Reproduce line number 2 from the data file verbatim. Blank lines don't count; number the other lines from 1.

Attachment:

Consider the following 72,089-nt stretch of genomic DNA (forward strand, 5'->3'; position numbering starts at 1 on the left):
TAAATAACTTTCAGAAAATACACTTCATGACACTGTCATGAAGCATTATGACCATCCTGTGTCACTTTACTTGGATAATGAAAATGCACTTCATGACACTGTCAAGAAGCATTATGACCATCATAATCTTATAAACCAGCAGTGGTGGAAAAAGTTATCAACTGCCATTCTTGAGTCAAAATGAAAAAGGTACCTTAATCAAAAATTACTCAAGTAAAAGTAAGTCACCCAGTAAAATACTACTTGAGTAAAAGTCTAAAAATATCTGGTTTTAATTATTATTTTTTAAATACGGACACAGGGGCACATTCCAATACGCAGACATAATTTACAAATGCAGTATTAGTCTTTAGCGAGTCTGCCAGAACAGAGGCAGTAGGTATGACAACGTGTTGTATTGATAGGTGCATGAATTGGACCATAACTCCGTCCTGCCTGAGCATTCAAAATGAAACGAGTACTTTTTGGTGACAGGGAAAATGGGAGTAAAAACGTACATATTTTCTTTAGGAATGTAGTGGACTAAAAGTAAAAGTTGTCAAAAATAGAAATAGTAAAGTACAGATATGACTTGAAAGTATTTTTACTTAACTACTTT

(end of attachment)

TAAATAACTTTCAGAAAATACACTTCATGACACTGTCATGAAGCATTATGACCATCCTGTGTCACTTTACTTGGATAATGAAAATGCACTTCATGACACTGTCAAGAAGCATTATGACCATCATAATCTTATAAACCAGCAGTGGTGGAAAAAGTTATCAACTGCCATTCTTGAGTCAAAATGAAAAAGGTACCTTAATCAAAAATTACTCAAGTAAAAGTAAGTCACCCAGTAAAATACTACTTGAGTAAAAGTCTAAAAATATCTGGTTTTAATTATTATTTTTTAAATACGGACACAGGGGCACATTCCAATACGCAGACATAATTTACAAATGCAGTATTAGTCTTTAGCGAGTCTGCCAGAACAGAGGCAGTAGGTATGACAACGTGTTGTATTGATAGGTGCATGAATTGGACCATAACTCCGTCCTGCCTGAGCATTCAAAATGAAACGAGTACTTTTTGGTGACAGGGAAAATGGGAGTAAAAACGTACATATTTTCTTTAGGAATGTAGTGGACTAAAAGTAAAAGTTGTCAAAAATAGAAATAGTAAAGTACAGATATGACTTGAAAGTATTTTTACTTAACTACTTT